fees, accommodations, restaurants, maps and so on), view the website

Monday, February 15, 2010

2010 Central Division APA Meeting

GI-7. Society for the Metaphysics of Science
Thursday, February 18, 9:00 a.m.-Noon

Topic: Degrees of Freedom and Inter-theoretic Relations
Chair: Carl Gillett (Northern Illinois University)

Speakers: Jessica Wilson (University of Toronto)
“The Metaphysical Basis of Emergent Non-linear Phenomena”

Jeffrey Yoshimi (University of California–Merced)
“The Geometry of Inter-theoretic Relations”

Mariam Thalos (University of Utah)
“Nonreductive Materialism without Hierarchies”

Tuesday, February 9, 2010

2010 Pacific Division APA Meeting

GVIII-G. Society for the Metaphysics of Science, Session 1
Thursday, April 1, 6:00-9:00 p.m.

Topic: Decomposing the Mind: From Functional Analysis to Mechanistic Explanation
Chair: Cory Wright (California State University–Long Beach)

Speakers: David M. Kaplan (Washington University in St. Louis)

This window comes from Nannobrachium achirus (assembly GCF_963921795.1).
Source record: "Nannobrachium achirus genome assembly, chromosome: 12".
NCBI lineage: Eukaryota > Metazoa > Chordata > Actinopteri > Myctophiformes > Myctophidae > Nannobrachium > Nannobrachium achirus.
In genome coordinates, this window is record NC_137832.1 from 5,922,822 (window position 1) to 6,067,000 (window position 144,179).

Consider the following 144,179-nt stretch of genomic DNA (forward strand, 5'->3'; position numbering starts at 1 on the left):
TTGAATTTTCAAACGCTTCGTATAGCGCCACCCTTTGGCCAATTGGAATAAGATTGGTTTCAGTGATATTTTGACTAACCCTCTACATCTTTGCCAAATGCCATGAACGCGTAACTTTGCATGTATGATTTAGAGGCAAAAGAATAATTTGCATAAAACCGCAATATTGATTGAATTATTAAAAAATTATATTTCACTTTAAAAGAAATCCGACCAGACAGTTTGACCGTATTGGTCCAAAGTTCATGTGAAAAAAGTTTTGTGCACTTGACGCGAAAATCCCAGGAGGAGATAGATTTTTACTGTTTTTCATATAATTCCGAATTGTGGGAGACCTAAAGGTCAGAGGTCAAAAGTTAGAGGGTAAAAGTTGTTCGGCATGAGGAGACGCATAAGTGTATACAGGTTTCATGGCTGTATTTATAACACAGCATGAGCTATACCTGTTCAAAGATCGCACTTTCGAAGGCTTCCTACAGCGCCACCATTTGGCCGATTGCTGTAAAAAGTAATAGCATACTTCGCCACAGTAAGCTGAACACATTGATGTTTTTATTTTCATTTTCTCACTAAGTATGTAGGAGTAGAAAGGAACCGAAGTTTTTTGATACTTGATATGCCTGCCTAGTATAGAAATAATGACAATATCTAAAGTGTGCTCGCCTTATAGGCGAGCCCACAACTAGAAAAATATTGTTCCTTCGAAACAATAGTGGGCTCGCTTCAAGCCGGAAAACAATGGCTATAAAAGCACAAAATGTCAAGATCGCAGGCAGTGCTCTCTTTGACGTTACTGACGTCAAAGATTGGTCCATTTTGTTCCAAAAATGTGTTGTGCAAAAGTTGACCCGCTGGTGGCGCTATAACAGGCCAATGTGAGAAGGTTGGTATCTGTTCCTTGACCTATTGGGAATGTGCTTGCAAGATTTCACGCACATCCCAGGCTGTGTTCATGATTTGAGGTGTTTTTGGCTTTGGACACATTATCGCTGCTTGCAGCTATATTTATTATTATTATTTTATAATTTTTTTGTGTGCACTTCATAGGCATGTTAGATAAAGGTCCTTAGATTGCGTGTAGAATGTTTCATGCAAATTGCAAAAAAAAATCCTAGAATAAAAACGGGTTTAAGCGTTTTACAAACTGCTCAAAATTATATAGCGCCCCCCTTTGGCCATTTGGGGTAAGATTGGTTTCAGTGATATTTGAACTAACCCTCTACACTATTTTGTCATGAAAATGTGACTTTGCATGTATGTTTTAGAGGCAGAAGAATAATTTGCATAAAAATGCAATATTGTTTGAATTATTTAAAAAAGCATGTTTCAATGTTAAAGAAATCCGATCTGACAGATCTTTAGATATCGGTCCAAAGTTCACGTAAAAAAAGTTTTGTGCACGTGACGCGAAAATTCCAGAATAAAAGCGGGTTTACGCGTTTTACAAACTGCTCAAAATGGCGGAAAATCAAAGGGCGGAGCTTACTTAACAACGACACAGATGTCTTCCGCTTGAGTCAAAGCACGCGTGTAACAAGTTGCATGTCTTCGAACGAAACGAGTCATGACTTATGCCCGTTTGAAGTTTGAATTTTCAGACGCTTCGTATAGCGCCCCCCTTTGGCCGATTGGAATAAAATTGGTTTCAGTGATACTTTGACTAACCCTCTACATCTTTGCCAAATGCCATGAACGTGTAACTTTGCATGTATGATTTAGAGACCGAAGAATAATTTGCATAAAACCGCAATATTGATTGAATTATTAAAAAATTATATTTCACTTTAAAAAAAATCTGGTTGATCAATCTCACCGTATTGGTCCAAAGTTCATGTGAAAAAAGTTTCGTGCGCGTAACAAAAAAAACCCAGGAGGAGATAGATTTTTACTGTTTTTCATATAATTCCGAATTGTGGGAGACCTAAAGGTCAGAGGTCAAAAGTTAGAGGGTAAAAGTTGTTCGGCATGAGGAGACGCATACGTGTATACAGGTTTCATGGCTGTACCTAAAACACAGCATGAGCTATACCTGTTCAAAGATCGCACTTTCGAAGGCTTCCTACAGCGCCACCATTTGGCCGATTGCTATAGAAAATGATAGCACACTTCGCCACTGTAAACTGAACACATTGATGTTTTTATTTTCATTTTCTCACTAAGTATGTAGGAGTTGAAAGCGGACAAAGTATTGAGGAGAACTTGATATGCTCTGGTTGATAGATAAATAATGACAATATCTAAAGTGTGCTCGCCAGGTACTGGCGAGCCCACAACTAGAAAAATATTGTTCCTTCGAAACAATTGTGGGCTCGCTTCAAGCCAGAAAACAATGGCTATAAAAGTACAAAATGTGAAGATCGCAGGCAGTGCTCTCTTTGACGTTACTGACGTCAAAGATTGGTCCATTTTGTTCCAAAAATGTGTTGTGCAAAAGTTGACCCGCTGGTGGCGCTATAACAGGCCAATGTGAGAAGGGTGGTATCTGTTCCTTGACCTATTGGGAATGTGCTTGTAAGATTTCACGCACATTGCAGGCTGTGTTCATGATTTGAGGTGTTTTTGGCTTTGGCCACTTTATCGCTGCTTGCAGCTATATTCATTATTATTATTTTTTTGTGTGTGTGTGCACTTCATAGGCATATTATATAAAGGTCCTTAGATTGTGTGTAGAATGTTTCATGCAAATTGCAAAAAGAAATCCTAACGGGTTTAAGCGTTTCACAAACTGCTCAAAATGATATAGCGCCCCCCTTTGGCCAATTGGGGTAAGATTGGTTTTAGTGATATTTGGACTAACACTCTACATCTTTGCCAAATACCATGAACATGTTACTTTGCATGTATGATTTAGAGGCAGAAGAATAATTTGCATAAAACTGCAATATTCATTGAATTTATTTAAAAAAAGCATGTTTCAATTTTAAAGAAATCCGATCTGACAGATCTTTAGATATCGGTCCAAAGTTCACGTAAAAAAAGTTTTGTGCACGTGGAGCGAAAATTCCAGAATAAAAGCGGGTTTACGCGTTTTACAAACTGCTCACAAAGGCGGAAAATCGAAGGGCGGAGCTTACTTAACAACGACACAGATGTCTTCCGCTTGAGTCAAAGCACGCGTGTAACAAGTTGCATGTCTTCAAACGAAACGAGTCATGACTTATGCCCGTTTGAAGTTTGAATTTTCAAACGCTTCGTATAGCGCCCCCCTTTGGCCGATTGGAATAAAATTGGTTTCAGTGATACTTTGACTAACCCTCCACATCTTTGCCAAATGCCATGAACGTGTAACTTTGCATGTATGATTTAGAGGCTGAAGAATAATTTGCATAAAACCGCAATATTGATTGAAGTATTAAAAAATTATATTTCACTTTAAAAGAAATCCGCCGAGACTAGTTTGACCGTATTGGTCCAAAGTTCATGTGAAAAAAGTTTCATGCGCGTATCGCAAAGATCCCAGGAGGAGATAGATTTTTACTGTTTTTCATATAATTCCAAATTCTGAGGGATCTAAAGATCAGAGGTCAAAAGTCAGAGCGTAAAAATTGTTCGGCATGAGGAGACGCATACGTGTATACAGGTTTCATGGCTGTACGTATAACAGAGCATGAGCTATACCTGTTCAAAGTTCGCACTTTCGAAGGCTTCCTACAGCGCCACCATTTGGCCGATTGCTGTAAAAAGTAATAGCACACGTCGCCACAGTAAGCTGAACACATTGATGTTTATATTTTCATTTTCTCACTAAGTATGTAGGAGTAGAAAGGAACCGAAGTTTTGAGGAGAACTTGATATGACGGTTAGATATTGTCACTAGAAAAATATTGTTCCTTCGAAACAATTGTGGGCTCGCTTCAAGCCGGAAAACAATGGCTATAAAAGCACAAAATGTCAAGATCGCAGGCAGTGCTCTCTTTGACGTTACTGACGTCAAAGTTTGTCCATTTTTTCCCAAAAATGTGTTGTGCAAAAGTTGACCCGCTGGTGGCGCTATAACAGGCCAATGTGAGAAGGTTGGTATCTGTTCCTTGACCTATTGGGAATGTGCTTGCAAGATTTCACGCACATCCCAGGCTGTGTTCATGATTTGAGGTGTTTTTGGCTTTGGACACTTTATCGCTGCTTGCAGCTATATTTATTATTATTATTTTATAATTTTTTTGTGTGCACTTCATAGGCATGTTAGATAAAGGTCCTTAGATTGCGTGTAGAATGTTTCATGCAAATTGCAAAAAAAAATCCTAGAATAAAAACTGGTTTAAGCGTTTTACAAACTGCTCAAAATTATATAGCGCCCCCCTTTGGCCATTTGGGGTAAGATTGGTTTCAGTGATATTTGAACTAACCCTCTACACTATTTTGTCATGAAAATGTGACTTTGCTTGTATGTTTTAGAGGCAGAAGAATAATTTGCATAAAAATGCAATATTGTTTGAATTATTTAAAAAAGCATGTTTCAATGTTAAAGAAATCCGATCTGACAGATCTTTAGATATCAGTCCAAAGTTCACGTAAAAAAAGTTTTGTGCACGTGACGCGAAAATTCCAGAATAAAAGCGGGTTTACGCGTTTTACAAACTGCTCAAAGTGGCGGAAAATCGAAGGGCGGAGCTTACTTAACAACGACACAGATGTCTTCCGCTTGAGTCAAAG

“Decomposition, Description, and Explanation in Visual Neuroscience”

Gualtiero Piccinini (University of Missouri–St. Louis)
“Functional Analyses as Mechanism Sketches”

Mark B. Couch (Seton Hall University)
“Mechanisms and Explanatory Relevance”

Daniel Weiskopf (Georgia State University)
“Mechanisms and Models in Psychological Explanation”

Carrie Figdor (University of Iowa)
“What Is a Piece of Mind?”

= = =

GXI-L. Society for the Metaphysics of Science, Session 2
Friday, April 2, 7:00-10:00 p.m.

Topic: The Role of Abstraction in Causal-Mechanical Explanation
Chair: Gualtiero Piccinini (University of Missouri–St. Louis)

Speakers: Stuart Glennan (Butler University)
“Building and Explaining Mechanisms: Some Lessons on the Role of Abstraction”

James Tabery (University of Utah)
“Mechanisms and Difference Mechanisms”

Cory Wright (California State University–Long Beach)
“The Role of Abstraction in Generalizations about Mechanistic Phenomena”

Michael Strevens (New York University)
“Toward a Quantitative Theory of Idealization”